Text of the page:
here's my blog, discussing Delve, my game in development

Thomas Lawrence

Hey, can we enter several games? How about one as a sol effort, and one as part of a team?

Jonathan Walton

Yup. Multiple games are cool. Eero submitted three in 2004.

Jonathan Walton

I've updated the submissions guidelines to make it clear that you can submit games anonymously.


Hello there Mr. Walton, I have a question for you:

I'm italian, I want to participate to "Pummarola Ediscion", still I'd love to go for the English version of the Game Chef competition, too.

1. May I submit a game in Italian and another, different game in English?
2. May I submit a game both in English and Italian, definining immediately which version is eligible for voting and which one is just for reviewing?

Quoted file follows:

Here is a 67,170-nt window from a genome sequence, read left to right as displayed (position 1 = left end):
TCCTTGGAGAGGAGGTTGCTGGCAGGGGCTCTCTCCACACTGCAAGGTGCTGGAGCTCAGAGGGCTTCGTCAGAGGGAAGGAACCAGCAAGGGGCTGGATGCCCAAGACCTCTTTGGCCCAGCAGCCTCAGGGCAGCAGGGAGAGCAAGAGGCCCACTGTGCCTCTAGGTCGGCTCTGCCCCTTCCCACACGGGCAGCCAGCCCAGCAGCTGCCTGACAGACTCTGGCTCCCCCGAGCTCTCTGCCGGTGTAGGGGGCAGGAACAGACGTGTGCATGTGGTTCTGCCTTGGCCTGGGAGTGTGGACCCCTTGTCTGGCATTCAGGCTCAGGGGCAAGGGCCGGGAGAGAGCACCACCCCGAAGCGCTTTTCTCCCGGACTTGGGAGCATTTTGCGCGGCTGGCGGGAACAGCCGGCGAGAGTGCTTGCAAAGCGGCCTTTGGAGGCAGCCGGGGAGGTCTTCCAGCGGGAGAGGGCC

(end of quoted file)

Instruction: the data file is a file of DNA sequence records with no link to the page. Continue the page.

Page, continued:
Thank you ^^

Jonathan Walton

You can submit multiple games if you want, in any combination of English + Italian, and all of them are eligible to win.


I don't know if they're done processing but I count 75 games in the submission thread.  That's pretty damn impressive.  I look forward to reading them all.


Not sure how you're counting. I got an even more impressive 93 (which would be a new record)!